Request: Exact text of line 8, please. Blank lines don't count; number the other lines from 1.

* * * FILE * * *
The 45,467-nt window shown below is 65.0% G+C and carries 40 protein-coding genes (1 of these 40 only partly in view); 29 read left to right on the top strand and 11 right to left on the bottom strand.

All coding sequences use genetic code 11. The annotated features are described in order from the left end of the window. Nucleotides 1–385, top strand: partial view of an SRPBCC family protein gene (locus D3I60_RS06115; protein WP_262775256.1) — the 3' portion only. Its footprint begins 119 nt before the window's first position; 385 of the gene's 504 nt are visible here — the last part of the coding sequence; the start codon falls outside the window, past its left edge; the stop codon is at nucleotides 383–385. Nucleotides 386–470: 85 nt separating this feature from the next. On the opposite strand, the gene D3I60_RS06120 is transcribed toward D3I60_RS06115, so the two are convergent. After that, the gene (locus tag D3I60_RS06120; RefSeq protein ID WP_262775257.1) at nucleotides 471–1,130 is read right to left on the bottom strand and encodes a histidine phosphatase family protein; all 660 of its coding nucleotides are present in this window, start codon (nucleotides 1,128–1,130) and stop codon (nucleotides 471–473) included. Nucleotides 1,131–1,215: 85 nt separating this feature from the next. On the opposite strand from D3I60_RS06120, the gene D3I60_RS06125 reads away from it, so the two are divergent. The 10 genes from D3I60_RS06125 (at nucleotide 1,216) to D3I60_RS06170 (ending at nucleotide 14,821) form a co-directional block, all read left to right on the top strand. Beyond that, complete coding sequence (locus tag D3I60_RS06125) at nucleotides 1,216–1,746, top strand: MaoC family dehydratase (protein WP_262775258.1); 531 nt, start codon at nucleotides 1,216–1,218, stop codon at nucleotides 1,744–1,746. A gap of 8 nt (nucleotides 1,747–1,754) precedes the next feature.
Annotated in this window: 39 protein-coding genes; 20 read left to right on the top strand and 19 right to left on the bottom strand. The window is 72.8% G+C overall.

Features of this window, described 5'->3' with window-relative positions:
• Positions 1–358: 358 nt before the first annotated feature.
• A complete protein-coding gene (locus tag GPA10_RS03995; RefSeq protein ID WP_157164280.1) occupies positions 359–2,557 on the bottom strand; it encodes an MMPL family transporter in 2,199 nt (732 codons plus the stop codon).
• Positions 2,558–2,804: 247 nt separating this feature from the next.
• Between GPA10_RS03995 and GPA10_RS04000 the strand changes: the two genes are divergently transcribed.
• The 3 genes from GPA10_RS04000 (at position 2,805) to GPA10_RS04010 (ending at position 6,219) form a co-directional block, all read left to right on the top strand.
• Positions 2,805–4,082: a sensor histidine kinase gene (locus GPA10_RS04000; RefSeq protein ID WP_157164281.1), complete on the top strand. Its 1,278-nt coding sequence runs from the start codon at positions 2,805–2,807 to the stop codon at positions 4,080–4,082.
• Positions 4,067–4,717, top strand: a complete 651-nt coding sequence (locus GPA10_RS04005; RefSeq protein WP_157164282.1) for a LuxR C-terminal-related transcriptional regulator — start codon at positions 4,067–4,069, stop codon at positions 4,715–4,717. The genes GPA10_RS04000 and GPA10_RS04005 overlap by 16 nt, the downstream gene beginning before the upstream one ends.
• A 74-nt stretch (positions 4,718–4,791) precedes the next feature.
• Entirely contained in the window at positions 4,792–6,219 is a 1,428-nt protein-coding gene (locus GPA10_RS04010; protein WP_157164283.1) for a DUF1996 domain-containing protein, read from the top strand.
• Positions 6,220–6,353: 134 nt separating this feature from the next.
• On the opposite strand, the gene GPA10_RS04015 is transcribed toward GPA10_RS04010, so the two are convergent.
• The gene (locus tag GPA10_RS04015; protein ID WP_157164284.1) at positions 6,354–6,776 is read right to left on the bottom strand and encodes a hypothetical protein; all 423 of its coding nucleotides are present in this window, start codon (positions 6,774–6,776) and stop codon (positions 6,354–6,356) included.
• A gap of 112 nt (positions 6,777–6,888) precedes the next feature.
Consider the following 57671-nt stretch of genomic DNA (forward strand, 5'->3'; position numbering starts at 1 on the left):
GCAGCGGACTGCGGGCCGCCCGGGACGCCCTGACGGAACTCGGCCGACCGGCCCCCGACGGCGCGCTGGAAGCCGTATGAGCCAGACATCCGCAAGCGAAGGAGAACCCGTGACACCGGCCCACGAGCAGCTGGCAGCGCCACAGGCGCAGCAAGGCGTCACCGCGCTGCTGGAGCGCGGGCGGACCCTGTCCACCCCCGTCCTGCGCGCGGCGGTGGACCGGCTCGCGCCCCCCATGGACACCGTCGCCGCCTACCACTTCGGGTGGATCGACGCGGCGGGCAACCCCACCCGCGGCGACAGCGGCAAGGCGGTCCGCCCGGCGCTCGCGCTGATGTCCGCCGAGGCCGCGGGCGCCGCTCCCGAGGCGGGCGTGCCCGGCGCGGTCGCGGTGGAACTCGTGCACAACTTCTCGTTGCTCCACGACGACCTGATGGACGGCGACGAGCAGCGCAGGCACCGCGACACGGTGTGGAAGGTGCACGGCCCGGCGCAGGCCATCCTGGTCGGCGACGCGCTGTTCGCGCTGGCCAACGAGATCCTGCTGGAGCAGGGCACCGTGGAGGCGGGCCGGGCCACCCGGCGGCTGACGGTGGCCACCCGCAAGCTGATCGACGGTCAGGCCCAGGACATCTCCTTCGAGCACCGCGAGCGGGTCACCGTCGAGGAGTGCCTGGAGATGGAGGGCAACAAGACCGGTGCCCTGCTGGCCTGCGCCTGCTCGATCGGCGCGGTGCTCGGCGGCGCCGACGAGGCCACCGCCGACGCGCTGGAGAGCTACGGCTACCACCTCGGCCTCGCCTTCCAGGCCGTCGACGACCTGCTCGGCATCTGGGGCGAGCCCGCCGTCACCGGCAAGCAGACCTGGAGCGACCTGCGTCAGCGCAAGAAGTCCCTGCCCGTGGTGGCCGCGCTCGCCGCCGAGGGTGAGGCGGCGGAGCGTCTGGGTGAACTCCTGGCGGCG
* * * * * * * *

• Between GPA10_RS03995 and GPA10_RS04000 the strand changes: the two genes are divergently transcribed.